Monday, September 24, 2012

Guest Post: Nick Redfern author of The World's Weirdest Places

Nick Redfern, author of the book The World's Weirdest Places, stopped by to share with us a piece he wrote.




What Makes a Place Weird, Truly Weird?
By Nick Refern


If someone gets a fleeting glance of an Unidentified Flying Object soaring across the skies of New York City, does that make the famous Big Apple weird? If a hairy, eight foot tall Bigfoot briefly and enigmatically appears in the thick forests outside of Seattle, does that make the city weird? And if a chain-rattling member of the living-dead club materializes for a second or two in the grounds of Buckingham Palace, London, England, does that make the residence of Queen Elizabeth II weird? The answer is no, it does not, to all three of the above scenario.


What we have in each of these instances is a singular, stand-alone, strange event that has occurred in one particular locale. But, by definition, the place itself is not weird. Only the thing that decided to put in a one-time, brief appearance was weird. That is not always the case, however. On far more than a few occasions, it is the place itself – and not just the mysterious phenomena that manifest in its midst – that is weird, and incredibly richly so, too.


Expanding on the above, if that same Bigfoot, UFO, and chain-rattling ghost all appear in one particular, concise location, time and again (and quite possibly even for centuries, too), and along with a fantastic range of other bizarre things too, such as nothing less than lake- monsters, poltergeists, strange energies and vortexes, werewolves, occult activity, aliens, and enigmatic entities including fairies, elves and goblins, then this is all highly suggestive that the place is truly weird in the extreme!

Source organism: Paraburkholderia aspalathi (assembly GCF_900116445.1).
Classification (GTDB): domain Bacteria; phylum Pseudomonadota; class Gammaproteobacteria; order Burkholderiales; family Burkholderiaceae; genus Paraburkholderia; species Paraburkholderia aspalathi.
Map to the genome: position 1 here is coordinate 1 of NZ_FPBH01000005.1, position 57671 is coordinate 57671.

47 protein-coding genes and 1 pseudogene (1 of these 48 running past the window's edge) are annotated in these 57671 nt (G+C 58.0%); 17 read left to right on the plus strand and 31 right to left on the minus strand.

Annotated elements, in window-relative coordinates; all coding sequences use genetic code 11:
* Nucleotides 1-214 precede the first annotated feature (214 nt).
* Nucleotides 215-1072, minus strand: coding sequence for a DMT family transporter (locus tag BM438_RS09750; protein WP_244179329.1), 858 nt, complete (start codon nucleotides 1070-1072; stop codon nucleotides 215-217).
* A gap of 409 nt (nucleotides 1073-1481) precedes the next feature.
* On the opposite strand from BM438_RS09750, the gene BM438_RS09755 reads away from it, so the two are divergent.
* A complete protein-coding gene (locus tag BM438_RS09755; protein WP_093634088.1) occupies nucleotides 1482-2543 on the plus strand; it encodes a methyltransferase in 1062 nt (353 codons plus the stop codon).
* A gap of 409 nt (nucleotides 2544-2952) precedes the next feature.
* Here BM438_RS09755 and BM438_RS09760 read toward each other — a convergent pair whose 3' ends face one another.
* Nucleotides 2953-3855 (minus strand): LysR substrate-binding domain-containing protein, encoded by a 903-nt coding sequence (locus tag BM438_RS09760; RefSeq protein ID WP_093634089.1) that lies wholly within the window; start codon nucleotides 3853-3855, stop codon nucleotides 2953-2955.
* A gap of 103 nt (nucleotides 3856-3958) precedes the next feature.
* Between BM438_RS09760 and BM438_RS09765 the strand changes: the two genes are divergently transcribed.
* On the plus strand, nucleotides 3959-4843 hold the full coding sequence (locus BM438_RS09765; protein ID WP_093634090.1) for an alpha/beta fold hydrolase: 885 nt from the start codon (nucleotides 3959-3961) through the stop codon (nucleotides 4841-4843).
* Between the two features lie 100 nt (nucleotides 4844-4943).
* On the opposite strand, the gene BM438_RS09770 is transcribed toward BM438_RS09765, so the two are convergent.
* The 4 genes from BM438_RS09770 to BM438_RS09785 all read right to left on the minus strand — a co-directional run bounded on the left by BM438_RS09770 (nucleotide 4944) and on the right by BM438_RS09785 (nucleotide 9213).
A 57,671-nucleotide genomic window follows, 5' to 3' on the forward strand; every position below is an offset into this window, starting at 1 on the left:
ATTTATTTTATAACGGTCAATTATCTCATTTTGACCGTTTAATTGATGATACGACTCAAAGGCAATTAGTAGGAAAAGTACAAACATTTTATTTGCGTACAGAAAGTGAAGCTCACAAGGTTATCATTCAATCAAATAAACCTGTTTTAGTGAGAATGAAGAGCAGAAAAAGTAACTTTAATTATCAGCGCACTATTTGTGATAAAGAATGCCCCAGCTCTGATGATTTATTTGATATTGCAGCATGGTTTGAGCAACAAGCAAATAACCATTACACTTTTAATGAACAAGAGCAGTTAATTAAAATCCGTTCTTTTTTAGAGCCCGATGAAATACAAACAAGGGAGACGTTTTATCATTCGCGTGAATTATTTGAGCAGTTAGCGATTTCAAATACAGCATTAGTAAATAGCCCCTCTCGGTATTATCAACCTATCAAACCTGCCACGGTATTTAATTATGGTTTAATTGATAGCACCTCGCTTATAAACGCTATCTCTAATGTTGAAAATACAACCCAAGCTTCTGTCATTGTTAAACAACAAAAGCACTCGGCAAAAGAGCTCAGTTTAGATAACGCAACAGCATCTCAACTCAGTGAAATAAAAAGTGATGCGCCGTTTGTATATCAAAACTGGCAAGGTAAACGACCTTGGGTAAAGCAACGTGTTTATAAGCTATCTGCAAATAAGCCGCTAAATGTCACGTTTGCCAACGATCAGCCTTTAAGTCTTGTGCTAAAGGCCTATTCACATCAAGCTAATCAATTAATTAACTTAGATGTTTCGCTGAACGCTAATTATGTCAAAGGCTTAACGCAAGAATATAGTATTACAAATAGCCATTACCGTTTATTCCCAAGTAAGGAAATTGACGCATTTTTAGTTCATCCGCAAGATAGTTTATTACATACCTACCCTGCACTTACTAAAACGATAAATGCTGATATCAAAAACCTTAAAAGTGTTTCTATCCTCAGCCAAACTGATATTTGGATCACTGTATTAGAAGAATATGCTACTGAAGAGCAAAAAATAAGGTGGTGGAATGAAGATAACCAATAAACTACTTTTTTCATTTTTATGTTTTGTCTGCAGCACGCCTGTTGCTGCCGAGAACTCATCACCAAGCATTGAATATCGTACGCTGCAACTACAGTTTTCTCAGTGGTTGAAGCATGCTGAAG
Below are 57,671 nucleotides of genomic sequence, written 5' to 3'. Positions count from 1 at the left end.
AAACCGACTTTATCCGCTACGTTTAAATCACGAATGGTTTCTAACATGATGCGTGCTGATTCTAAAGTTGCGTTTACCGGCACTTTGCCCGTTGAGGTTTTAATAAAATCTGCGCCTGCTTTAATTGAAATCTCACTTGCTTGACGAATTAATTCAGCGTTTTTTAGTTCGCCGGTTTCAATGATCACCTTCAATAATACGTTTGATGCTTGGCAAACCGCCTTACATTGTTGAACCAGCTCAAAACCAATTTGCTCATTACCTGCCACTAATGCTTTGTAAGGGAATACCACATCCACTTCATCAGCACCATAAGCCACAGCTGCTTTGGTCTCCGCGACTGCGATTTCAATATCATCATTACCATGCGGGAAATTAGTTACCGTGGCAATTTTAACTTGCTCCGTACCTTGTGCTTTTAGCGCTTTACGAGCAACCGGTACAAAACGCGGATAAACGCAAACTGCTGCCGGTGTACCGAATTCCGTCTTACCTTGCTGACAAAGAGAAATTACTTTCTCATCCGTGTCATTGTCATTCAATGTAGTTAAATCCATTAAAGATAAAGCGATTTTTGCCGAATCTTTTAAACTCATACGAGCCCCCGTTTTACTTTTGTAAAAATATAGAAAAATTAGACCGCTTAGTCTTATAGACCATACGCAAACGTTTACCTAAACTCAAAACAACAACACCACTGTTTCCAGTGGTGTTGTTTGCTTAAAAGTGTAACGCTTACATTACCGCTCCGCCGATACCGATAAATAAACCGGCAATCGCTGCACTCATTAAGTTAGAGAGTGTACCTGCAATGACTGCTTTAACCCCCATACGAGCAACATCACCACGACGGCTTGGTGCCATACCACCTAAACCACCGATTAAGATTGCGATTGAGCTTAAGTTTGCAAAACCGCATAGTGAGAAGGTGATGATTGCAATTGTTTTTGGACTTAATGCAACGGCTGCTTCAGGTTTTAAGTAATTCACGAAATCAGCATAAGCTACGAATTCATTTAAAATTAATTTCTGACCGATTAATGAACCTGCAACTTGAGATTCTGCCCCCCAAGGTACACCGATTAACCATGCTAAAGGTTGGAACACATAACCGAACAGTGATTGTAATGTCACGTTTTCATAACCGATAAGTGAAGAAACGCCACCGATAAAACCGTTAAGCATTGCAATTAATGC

But the definition of that very emotive word – weird – is most certainly wide open to interpretation. For some, it may simply mean odd or eccentric. For others it might imply terror, fear, panic, and sheer, unrelenting horror. A significant number of people might be inclined to suggest the word equates to unspeakable foulness and revulsion of the highest order; the type of awful thing that lurks in the shadows of the woods on the proverbial dark and stormy night. Or, that it’s a most apt term to use when describing matters of a supernatural or occult nature, such as life after death, alien encounters, and fantastic monsters.


It’s not enough, however, to simply record the fact that our planet seems to have far more than its fair share of certain, specific areas that act as veritable magnets for mysterious events, strange creatures, UFOs and aliens, enigmatic entities like fairies and goblins, and an absolute multiplicity of spectral figures of a wide and dizzying nature. The bigger question that requires a solid answer is surely this: why, exactly, do these magnet-like beacons for all things supernatural even exist in the first place?